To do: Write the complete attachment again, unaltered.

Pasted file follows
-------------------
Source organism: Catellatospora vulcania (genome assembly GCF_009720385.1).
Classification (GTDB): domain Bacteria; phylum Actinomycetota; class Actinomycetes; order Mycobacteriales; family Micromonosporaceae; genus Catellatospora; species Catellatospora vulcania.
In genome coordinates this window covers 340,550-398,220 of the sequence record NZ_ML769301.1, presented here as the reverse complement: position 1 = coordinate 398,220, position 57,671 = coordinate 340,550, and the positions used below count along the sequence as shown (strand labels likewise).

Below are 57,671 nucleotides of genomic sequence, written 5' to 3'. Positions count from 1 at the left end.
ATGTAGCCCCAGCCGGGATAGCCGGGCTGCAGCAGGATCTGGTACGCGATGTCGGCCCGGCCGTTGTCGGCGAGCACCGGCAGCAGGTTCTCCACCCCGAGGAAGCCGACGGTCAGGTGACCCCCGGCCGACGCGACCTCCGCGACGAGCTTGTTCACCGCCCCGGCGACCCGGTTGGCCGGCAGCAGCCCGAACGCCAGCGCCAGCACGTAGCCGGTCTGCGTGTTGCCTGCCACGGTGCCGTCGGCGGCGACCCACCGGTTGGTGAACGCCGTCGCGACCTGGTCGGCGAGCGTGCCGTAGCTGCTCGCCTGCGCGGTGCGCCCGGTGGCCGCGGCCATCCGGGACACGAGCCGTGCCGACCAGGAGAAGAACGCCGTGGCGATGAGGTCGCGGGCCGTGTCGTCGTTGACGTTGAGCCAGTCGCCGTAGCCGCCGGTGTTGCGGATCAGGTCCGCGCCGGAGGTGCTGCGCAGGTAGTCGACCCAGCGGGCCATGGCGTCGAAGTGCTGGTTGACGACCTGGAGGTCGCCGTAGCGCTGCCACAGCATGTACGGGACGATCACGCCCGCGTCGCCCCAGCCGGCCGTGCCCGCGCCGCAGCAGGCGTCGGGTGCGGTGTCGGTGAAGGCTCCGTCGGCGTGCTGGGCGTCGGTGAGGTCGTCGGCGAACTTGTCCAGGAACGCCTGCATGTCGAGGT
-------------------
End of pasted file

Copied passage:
Source organism: Catellatospora vulcania (genome assembly GCF_009720385.1).
Classification (GTDB): domain Bacteria; phylum Actinomycetota; class Actinomycetes; order Mycobacteriales; family Micromonosporaceae; genus Catellatospora; species Catellatospora vulcania.
In genome coordinates this window covers 340,550-398,220 of the sequence record NZ_ML769301.1, presented here as the reverse complement: position 1 = coordinate 398,220, position 57,671 = coordinate 340,550, and the positions used below count along the sequence as shown (strand labels likewise).

Below are 57,671 nucleotides of genomic sequence, written 5' to 3'. Positions count from 1 at the left end.
ATGTAGCCCCAGCCGGGATAGCCGGGCTGCAGCAGGATCTGGTACGCGATGTCGGCCCGGCCGTTGTCGGCGAGCACCGGCAGCAGGTTCTCCACCCCGAGGAAGCCGACGGTCAGGTGACCCCCGGCCGACGCGACCTCCGCGACGAGCTTGTTCACCGCCCCGGCGACCCGGTTGGCCGGCAGCAGCCCGAACGCCAGCGCCAGCACGTAGCCGGTCTGCGTGTTGCCTGCCACGGTGCCGTCGGCGGCGACCCACCGGTTGGTGAACGCCGTCGCGACCTGGTCGGCGAGCGTGCCGTAGCTGCTCGCCTGCGCGGTGCGCCCGGTGGCCGCGGCCATCCGGGACACGAGCCGTGCCGACCAGGAGAAGAACGCCGTGGCGATGAGGTCGCGGGCCGTGTCGTCGTTGACGTTGAGCCAGTCGCCGTAGCCGCCGGTGTTGCGGATCAGGTCCGCGCCGGAGGTGCTGCGCAGGTAGTCGACCCAGCGGGCCATGGCGTCGAAGTGCTGGTTGACGACCTGGAGGTCGCCGTAGCGCTGCCACAGCATGTACGGGACGATCACGCCCGCGTCGCCCCAGCCGGCCGTGCCCGCGCCGCAGCAGGCGTCGGGTGCGGTGTCGGTGAAGGCTCCGTCGGCGTGCTGGGCGTCGGTGAGGTCGTCGGCGAACTTGTCCAGGAACGCCTGCATGTCGAGGT